Vocational Reintegration for Returning Service Members BATTLEMIND SYMPOSIUM II John W. Myers VA Vocational Rehabilitation & Employment
Challenges Faced by Veterans Returning to the Workplace • Traumatic Brain Injury • Post-traumatic Stress Disorder • Physical Pain
Traumatic Brain Injury (TBI) • Traumatically induced physiological disruption of the brain (an injury occurs) • Any period of loss of consciousness not to exceed 30 minutes • Loss of memory for events immediately before of after the accident • Any alteration in mental state at the time of the accident
MILD TBI in the WORKPLACE • Centers for Disease Control and Prevention (2003): 1.5 Million instances of MTBI – 35% treated and released; 25 % received no treatment • What challenges might people with TBI encounter in the workplace? • Although recovery from mild brain injuries (concussions) is generally uncomplicated and complete, some individuals continue to experience cognitive or mood difficulties. Most workplace difficulties associated with TBI are related to attention span, short-term memory, and organization. For some, headaches and mental fatigue may persist.
MILD TBI in the WORKPLACE (Cont.) • Some Simple accommodations: • Regular daily schedules • Routine tasks • Low levels of distracting noise and light • Regular breaks • Access to memory aids (such as voice recorders and task checklists)
Posttraumatic Stress Disorder (PTSD) • Anyone who experiences enough stress or exposure to a life-threatening situation/situations, either towards themselves or others, can develop PTSD
PTSD in the WORKPLACE • What behaviors are associated with PTSD? • Memory or concentration difficulties • Low frustration tolerance • “Flashbacks” – intrusive thoughts • Hyper-vigilant behavior or exaggerated startle response • Outbursts inconsistent with the precipitating event • Detachment from others, emotional numbing
PTSD in the WORKPLACE (Cont.) • Accommodations for affected workers: • Low levels of distracting noise and light • Regular breaks • Job coaching, job sharing • Respect and understanding for those dealing with these issues. • Encouraging treatment and recovery
Physical Pain • Combat veterans can be exposed to multiple blasts and wear up to 100 pounds of gear. • Chronic Headaches • Lower back pain • Shoulder, neck, wrist, and knee pain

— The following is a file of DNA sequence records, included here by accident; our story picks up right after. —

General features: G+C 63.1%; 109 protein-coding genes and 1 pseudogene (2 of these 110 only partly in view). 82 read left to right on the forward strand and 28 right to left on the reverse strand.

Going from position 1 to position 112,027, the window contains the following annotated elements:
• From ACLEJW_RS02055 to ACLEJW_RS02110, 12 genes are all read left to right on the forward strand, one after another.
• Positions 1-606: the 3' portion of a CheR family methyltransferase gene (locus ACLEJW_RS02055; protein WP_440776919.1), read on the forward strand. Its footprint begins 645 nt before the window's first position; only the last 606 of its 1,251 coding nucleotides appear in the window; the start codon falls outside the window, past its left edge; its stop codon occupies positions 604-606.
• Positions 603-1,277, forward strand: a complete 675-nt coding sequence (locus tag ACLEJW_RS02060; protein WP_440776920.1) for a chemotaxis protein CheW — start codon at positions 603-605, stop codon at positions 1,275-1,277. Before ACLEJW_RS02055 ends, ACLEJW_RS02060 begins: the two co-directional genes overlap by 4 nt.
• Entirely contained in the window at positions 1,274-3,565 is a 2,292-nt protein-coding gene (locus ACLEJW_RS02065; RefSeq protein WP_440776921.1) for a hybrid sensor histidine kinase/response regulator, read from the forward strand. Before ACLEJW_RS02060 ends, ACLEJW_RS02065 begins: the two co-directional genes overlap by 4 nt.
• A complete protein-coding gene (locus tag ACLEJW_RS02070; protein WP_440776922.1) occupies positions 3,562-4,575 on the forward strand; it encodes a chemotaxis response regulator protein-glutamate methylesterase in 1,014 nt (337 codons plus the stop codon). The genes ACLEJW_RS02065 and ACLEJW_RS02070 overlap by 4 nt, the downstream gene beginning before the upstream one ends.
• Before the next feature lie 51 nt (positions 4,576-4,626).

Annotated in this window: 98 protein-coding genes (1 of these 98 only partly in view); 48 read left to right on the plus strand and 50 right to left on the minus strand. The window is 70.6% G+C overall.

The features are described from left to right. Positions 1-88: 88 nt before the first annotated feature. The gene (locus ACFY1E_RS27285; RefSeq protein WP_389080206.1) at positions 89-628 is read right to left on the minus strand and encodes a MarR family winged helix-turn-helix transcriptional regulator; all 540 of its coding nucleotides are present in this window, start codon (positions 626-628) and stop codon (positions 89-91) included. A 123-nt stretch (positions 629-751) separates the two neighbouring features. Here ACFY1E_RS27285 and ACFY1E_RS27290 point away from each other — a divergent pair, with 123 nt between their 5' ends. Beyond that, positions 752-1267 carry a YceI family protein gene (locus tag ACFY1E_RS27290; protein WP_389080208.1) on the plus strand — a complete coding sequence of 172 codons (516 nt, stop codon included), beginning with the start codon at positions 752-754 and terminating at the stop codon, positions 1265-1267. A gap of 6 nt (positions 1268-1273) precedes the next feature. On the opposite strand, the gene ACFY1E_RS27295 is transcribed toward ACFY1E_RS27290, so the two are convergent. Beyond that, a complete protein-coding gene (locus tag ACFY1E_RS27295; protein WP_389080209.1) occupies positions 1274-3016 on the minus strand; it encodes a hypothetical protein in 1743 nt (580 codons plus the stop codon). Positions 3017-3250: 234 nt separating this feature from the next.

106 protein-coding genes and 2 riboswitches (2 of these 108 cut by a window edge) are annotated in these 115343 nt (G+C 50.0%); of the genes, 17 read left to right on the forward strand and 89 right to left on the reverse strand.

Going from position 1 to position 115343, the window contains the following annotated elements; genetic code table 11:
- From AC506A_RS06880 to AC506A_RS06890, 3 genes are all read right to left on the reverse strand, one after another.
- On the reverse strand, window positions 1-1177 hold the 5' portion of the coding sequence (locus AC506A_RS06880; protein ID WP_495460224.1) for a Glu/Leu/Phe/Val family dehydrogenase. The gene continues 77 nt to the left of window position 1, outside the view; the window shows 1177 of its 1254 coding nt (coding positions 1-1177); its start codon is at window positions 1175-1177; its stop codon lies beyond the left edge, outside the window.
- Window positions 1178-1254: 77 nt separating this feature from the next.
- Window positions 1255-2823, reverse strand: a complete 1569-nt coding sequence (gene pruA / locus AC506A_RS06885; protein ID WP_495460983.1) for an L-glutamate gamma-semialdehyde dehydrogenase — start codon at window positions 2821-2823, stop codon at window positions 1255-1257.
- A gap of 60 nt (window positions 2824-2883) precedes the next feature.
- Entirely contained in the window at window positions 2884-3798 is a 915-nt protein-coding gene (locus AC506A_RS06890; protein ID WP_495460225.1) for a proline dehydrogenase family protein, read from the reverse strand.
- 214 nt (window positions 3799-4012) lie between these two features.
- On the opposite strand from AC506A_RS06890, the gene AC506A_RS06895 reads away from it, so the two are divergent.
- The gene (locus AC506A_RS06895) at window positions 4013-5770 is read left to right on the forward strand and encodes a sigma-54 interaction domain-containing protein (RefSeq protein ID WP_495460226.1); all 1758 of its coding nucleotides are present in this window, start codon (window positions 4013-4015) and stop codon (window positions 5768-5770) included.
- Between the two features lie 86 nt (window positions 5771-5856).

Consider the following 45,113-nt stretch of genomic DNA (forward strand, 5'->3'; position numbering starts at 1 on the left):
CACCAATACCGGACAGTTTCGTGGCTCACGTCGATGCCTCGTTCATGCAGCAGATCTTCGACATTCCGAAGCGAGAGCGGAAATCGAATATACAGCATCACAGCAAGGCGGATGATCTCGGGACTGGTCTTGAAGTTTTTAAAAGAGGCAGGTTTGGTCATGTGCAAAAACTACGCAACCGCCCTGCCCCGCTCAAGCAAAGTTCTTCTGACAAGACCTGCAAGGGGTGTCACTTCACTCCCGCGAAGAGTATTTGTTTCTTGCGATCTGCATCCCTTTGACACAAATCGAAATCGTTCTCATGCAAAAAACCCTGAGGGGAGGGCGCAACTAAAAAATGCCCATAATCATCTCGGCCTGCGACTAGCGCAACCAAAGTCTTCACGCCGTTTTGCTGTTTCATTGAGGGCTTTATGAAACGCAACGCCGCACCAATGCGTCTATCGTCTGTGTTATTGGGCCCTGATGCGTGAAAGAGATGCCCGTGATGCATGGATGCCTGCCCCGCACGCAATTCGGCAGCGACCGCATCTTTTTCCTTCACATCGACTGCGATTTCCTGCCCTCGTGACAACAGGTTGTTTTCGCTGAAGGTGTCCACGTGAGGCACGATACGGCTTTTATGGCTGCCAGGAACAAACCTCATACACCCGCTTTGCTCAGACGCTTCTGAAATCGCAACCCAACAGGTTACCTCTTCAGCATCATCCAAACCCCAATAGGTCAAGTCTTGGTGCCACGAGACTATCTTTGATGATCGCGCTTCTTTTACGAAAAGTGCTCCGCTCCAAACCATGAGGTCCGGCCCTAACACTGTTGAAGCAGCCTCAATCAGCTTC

CHRONIC PAIN in the WORKPLACE • National Pain Foundation Study (2006) • 1 in 3 employees experience chronic pain at work • 95% of workers suffering from chronic pain continue to work, unless the pain reaches an intolerable level • 89% of chronic pain sufferers experience pain at work • 46% acknowledge chronic pain affects their work performance (“presenteeism”)
CHRONIC PAIN in the WORKPLACE (Cont.) • Accommodations for affected employees: • “Suitable” work duties • Regular breaks • Ergonomic work stations • Healthy habits • Explore pain management options
Why Hire a Veteran? • Trained for positions of leadership • Trained in problem solving • Trained in teamwork • Trained to deal with stress and pressure • Trained to maintain composure • Taught discipline and work ethic
Why Hire a Veteran? (cont.) • Trained to use resources effectively • Trained to improvise and overcome • Trained to engage in training • Trained to work with diverse people and groups • Understand the concept of doing something because it must be done, rather than doing something because it is what you want to do it.
Why Hire a Veteran? (cont.) • Uniformed Services Employment and Re-Employment Rights Act (USERRA) • Compliance with Office of Federal Contract Compliance Programs (OFCCP) guidelines • Work Opportunity Tax Credit (WOTC) • Disabled Tax Credit (Title 26, IRS Code, Section 44) • VR&E Special Employer Incentive program
WHY HIRE A VETERAN? IT’S THE RIGHT THING TO DO.